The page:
Not that the Legislature is like "Animal House," but there are certain parallels, like at the end when Bluto exhorts his fraternity brothers to fight to save their cherished Delta Tau Chi, and Otter agrees:
"I think that this situation absolutely requires a really futile and stupid gesture be done on somebody's part."
Senate President Pro Tem Darrell Steinberg is no John Belushi. But he became somebody in the battle to keep the Sacramento Kings from moving to Seattle when he wrote a pointed letter intended to give pause to one of the Seattle investors, billionaire Microsoft chief executive Steve Ballmer.
Steinberg's gesture might be futile. The Maloof brothers, their shirttails untucked, seem intent on thumbing their noses at Sacramento. The National Basketball Association probably would rather have a franchise in the larger and more lucrative Seattle market.
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But while Steinberg's gesture might be futile, it's definitely not stupid. Ballmer might not know much about California politics and the power of the California Senate leader. That could change soon.
"The individual who is trying to take away this asset and its hundreds of jobs is at the same time making a lot of money by working directly with California," Steinberg told me. "My motive is to send a message to Microsoft, and to the NBA, too."
By the standards of Senate leaders going back to the mid-1990s, Steinberg is hardly a bully. He much prefers mediation over confrontation. But he clearly can throw an elbow, as evidenced by the letter telling the California Department of General Services, which oversees contracts, to provide him with detailed information about California's dealings with Microsoft. In the letter, Steinberg noted he has "no direct role in the day-to-day management of the state's technology procurement processes." But he has "direct budget authority," and said he is concerned that the Kings' departure would affect state revenue.
He is seeking the number of contracts between the state and Microsoft, their value and the terms, and the amount that taxpayers have paid Microsoft over the past decade. In a final question, the sort that could require full public hearings to get a complete answer, he asked: "What is Microsoft Corporation's record of performance with the State of California?"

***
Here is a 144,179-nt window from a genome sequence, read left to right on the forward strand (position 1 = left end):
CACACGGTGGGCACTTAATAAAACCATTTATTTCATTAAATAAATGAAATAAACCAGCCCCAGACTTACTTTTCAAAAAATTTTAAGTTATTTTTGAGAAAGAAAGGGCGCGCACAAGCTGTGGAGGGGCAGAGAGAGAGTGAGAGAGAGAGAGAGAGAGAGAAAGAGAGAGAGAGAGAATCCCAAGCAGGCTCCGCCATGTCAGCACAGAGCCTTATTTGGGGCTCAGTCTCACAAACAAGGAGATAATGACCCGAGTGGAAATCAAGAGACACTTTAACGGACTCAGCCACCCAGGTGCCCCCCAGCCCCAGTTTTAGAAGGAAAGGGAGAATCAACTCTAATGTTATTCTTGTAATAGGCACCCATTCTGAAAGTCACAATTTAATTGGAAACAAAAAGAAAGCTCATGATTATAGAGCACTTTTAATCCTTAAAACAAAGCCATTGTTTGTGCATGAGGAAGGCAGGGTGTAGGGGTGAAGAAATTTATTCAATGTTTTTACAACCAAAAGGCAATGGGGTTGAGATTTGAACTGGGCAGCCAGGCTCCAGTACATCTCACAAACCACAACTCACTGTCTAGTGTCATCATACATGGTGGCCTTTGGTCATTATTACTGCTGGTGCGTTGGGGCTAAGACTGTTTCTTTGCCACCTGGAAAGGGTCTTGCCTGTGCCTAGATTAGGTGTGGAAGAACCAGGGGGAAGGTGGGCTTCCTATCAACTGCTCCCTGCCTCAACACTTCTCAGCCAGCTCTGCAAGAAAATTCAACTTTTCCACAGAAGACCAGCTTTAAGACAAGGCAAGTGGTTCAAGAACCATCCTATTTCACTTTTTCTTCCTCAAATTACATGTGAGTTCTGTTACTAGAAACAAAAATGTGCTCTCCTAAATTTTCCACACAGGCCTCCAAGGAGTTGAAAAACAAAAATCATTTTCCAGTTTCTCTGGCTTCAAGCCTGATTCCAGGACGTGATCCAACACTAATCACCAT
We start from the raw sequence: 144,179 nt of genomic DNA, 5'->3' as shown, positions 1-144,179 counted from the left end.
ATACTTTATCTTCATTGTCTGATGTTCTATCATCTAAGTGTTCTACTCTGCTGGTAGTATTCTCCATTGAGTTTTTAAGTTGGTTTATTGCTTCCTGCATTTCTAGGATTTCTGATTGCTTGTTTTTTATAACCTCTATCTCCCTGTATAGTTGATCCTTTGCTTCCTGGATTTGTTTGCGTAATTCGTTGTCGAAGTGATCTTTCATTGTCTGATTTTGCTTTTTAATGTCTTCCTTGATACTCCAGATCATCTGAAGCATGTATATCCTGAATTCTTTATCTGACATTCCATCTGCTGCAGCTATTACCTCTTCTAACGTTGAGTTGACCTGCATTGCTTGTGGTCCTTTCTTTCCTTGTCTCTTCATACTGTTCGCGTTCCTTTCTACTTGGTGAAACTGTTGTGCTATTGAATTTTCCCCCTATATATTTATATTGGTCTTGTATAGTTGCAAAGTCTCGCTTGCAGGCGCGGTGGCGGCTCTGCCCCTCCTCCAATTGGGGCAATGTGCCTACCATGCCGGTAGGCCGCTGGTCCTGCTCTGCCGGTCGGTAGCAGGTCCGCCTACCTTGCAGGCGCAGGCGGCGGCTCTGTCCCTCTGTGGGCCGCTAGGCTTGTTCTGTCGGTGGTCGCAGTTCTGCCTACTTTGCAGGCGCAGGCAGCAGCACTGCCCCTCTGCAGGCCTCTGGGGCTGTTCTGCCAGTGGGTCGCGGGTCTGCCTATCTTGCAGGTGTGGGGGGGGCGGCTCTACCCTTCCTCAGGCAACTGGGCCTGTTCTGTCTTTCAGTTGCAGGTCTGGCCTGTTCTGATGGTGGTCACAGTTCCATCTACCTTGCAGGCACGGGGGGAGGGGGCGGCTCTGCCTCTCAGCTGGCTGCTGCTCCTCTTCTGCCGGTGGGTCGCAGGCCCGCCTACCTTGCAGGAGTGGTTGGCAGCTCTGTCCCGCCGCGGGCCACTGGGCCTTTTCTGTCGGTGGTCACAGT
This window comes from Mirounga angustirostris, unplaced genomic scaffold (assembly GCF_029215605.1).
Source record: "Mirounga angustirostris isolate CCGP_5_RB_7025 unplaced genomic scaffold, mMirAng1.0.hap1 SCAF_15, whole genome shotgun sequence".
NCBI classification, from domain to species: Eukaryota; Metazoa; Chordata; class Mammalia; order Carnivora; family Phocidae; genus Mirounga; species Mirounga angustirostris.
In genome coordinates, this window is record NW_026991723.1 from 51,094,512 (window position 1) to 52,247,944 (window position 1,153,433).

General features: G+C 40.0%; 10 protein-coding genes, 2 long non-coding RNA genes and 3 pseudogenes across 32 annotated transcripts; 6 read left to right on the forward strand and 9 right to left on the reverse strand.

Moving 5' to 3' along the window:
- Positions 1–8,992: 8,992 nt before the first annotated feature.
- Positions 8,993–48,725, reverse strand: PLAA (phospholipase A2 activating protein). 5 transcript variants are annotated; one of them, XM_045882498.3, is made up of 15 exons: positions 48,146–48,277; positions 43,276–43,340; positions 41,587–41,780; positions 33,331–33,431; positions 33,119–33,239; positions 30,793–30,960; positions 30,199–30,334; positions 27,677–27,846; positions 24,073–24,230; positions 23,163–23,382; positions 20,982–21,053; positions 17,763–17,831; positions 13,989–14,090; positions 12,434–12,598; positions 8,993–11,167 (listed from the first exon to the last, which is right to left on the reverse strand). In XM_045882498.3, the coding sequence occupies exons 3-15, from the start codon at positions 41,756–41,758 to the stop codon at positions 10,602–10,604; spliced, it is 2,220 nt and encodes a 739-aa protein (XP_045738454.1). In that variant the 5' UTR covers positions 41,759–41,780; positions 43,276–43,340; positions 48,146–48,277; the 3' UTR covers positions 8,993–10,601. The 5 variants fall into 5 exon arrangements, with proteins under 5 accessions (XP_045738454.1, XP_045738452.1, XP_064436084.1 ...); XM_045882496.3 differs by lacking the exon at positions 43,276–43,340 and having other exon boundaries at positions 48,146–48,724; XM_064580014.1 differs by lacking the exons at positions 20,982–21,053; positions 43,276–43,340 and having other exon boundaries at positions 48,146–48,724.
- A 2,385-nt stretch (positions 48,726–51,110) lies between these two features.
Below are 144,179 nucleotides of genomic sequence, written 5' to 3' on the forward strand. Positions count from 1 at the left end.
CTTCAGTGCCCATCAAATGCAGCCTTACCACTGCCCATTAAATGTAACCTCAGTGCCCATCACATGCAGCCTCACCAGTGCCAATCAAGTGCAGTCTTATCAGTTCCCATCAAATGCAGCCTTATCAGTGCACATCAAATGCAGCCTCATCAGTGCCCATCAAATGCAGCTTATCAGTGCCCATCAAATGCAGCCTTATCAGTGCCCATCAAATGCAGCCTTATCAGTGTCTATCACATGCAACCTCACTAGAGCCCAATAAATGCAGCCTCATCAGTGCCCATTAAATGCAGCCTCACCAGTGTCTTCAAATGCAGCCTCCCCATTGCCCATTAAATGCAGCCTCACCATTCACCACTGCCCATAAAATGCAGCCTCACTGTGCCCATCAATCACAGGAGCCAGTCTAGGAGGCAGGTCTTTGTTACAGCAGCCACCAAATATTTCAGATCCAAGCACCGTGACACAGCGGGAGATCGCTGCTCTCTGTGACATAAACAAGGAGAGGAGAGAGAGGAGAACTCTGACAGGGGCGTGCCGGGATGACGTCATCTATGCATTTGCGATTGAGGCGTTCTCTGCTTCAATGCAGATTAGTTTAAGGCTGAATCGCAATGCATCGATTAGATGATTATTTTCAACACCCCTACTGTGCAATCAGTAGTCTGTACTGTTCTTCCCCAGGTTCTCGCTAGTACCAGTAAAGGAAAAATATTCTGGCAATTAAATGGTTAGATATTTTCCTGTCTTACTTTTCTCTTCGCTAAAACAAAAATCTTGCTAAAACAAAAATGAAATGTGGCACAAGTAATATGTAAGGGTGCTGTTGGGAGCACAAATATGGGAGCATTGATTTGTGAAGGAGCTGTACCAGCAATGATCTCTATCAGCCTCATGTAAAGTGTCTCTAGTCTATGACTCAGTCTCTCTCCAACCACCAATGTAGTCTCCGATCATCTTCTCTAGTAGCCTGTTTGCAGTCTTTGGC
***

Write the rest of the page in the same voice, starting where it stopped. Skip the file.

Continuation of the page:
"I just smiled when I heard that," said Don Perata, who, as Steinberg's predecessor as Senate leader, knows about the power of the office. "You climb into their wallets and start rooting around. Who knows what you're going to find?"
As an East Bay politician, Perata fought to stop the Raiders football team from moving to Los Angeles and to lure them back to Oakland. Getting involved in such battles is, he said, a "no win" for a politician. But representatives must try.
"I would get in there and punch, too," Perata said. "At least, you give Microsoft a little heartburn. No one likes bad publicity."
California is a rich market for any multinational corporation. Microsoft is no exception. The suburban Seattle company won a $50.5 million contract in 2010 to provide email service for 200,000 California state employees, beating the California-grown Google.
As Senate leader, Steinberg could suggest that a budget subcommittee review the contract. No company wants to answer a politician's impertinent questions in a public setting.
Microsoft has a significant lobby operation in Sacramento, and sponsored a bill last year intended to protect Microsoft products from what it called theft. California-based Google, Apple and Hewlett-Packard opposed it, and the bill stalled. Microsoft probably shouldn't bother to have it reintroduced this year, given that presidents pro tem can kill any bill.
The NBA lobbies in Sacramento, too. Last year, it tried to shape a bill that could have cut workers' compensation costs. Such a measure could re-emerge this year.
Ballmer, a basketball fan, made a bid to buy the Seattle SuperSonics in 2008, but failed and the franchise moved to Oklahoma City. Maybe he ought to pay a little more attention to Microsoft, which is losing in markets to Apple, Google and others.
Vanity Fair magazine ran a brutal piece last year about the company and blamed Ballmer for its troubles. Forbes contributor Adam Hartung has been especially tough, calling Ballmer in a 2010 column "without a doubt the worst CEO of a large publicly traded American company today."
Microsoft's board probably cannot stop Ballmer from being part of the group that is trying to grab the basketball team from the California Senate leader's hometown. But boards do not appreciate it when their CEOs stir up controversy.
Perhaps, the board might conclude there are better ways for Microsoft and its CEO to spend its time than engaging in a food fight with the Senate leader. Steinberg, with not much to lose, might as well try to disrupt the Kings' parade to Seattle.